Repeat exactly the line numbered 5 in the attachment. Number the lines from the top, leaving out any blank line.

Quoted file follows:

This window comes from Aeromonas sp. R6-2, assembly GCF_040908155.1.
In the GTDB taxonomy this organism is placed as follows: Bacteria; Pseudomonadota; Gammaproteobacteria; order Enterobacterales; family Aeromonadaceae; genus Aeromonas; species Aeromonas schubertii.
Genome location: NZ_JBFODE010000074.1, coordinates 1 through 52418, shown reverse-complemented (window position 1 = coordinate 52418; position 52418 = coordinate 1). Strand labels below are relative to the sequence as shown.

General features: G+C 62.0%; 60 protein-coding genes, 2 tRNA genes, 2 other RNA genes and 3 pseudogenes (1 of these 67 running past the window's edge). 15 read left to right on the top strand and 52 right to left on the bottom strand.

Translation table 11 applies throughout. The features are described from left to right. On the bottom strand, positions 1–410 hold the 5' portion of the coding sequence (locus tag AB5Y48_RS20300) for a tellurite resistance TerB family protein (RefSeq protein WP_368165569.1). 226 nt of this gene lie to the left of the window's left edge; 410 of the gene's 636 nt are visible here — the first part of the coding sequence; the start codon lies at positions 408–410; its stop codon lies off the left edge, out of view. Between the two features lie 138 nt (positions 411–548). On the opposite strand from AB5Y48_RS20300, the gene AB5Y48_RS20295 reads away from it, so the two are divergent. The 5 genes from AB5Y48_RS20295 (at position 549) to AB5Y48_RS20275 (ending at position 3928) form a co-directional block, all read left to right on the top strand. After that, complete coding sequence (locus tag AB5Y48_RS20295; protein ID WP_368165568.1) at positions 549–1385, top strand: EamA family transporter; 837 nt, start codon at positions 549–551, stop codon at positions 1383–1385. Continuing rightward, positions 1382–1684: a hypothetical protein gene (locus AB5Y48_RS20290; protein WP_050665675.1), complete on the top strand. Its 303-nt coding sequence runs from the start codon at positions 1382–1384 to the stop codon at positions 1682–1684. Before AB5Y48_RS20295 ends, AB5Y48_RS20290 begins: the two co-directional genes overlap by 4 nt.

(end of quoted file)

Translation table 11 applies throughout. The features are described from left to right. On the bottom strand, positions 1–410 hold the 5' portion of the coding sequence (locus tag AB5Y48_RS20300) for a tellurite resistance TerB family protein (RefSeq protein WP_368165569.1). 226 nt of this gene lie to the left of the window's left edge; 410 of the gene's 636 nt are visible here — the first part of the coding sequence; the start codon lies at positions 408–410; its stop codon lies off the left edge, out of view. Between the two features lie 138 nt (positions 411–548). On the opposite strand from AB5Y48_RS20300, the gene AB5Y48_RS20295 reads away from it, so the two are divergent. The 5 genes from AB5Y48_RS20295 (at position 549) to AB5Y48_RS20275 (ending at position 3928) form a co-directional block, all read left to right on the top strand. After that, complete coding sequence (locus tag AB5Y48_RS20295; protein ID WP_368165568.1) at positions 549–1385, top strand: EamA family transporter; 837 nt, start codon at positions 549–551, stop codon at positions 1383–1385. Continuing rightward, positions 1382–1684: a hypothetical protein gene (locus AB5Y48_RS20290; protein WP_050665675.1), complete on the top strand. Its 303-nt coding sequence runs from the start codon at positions 1382–1384 to the stop codon at positions 1682–1684. Before AB5Y48_RS20295 ends, AB5Y48_RS20290 begins: the two co-directional genes overlap by 4 nt.